Complete Walt Disney World 2016 by Julie and Mike Neal

Did I say Frommer’s Guide was snarky?  It is positively mild compared to the blaring opinions in this guide.  At first I thought it would be another “aw gosh” praise of all things Disney, since the Orlando locals said they were the only guidebook “honored by the Disney Company.”  But I got a hint of their free spirit when they called magic bands “dorky”.  Then they did not hold back on either praise or disgust as they rated rides and restaurants.  They give a 1-5

star rating and think of it like a movie critic rating- it’s not the budget or the hype, it’s the viewer’s experience that counts.  They gave the little Mermaid ride one star, but the carousel five.  They selected the “best of” in different categories in the first chapter.

The book emphasizes its photos, and there are some great ones.  Even the packing list has pictures.  The map of the entire Disney domain is odd, in that the two page spread puts North on the right.  This guide is wordy, a good pick for armchair readers who want history, factoids, behind the scenes details and just details in general.  Each ride has at least a page dedicated to it, and at the bottom of the page they list average wait times on a daily timeline.  The Animal Kingdom chapter has an extensive animal guide and where to find each species.  The A-Z chapter goes all over the place, and would not be the format I would use to provide quick information.  I noticed quite a few typos and strong opinions not necessarily shared by the average tourist.  One of the testing things they did was stay all day for a week at a value hotel during spring break to see if it was filled with carousing college kids (spoiler- no, not really).  No mention was made of anything West of Route 4- if an alien read this book they would think that there was just untouched wilderness beyond the borders of the realm of Disney.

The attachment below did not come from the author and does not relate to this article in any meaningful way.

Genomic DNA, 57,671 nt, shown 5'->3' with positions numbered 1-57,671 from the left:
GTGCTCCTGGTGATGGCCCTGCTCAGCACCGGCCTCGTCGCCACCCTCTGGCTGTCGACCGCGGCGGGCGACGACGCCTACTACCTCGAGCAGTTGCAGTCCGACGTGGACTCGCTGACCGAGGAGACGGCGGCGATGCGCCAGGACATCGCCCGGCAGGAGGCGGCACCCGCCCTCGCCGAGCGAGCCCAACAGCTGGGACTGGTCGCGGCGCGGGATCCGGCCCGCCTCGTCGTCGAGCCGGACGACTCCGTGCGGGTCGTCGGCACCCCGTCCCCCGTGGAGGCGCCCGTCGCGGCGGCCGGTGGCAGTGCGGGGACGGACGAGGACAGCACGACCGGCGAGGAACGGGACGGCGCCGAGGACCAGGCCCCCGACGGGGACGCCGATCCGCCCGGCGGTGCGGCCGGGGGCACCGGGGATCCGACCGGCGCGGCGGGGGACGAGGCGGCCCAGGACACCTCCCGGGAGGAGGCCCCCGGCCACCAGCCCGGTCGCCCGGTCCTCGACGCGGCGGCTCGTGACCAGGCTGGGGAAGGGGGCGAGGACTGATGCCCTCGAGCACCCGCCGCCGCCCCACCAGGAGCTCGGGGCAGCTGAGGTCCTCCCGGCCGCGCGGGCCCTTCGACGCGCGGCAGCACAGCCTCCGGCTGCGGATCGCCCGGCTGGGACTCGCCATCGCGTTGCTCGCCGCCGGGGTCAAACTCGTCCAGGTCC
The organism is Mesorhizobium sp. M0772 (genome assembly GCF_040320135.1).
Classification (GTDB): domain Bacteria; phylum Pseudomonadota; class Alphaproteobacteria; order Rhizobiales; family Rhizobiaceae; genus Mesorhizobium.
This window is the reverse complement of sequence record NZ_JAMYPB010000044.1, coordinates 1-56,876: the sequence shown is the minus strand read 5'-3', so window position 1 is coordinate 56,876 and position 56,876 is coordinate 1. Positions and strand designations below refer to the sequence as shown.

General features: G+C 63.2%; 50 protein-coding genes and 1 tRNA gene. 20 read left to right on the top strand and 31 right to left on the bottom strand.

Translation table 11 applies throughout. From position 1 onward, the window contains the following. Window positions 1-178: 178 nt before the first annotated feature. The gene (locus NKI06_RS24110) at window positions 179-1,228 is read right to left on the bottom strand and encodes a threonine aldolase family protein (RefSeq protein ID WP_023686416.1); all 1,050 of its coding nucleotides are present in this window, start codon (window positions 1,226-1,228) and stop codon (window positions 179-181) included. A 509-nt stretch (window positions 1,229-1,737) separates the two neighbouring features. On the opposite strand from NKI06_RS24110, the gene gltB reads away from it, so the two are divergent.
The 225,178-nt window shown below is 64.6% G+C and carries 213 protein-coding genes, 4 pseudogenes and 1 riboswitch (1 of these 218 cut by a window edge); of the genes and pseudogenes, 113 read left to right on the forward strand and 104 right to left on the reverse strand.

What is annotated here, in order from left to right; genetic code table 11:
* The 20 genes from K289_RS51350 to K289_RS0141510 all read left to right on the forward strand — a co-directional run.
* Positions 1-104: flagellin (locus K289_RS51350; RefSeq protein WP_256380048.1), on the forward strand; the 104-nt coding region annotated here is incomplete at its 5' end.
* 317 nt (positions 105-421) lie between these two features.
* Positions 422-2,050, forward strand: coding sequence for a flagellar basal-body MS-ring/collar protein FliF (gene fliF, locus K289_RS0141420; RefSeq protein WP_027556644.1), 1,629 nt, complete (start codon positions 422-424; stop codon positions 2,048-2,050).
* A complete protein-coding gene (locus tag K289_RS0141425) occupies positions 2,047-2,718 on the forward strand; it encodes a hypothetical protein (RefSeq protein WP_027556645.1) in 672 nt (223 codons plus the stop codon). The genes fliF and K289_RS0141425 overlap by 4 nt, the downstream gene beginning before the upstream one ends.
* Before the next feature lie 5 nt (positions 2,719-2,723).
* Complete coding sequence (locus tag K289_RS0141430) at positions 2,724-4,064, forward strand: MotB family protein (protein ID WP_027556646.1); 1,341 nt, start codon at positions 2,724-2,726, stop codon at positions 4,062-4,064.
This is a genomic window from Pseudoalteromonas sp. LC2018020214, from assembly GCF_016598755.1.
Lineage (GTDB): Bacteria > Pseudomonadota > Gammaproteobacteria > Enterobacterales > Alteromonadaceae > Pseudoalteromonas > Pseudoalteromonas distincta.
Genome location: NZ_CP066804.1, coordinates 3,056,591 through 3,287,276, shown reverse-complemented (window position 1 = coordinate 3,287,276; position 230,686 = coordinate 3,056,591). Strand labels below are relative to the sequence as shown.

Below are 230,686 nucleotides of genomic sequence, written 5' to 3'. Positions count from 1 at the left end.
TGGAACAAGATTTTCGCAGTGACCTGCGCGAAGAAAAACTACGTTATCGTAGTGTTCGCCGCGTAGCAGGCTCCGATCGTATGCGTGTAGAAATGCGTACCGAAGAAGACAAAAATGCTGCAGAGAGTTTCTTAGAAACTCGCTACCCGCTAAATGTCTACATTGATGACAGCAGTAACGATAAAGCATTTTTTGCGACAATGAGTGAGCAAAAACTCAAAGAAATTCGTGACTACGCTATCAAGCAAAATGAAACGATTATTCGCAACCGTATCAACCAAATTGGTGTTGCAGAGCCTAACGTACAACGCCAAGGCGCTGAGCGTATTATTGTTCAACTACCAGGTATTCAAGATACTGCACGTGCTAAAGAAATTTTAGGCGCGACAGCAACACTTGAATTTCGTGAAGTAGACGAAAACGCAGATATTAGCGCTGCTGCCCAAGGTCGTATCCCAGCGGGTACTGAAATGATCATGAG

MouseJunkies by Bill Burke

This book is hilarious, it makes me want to be friends with this guy.  Unfortunately, it was published in 2011, and his website doesn’t look like it’s been updated since 2014.  Still, this book is entertaining enough to read anyway.  Bill Burke and his fellow “mousejunkies”, people who have become addicted to Disney magic, describe the highs and lows of their hobby.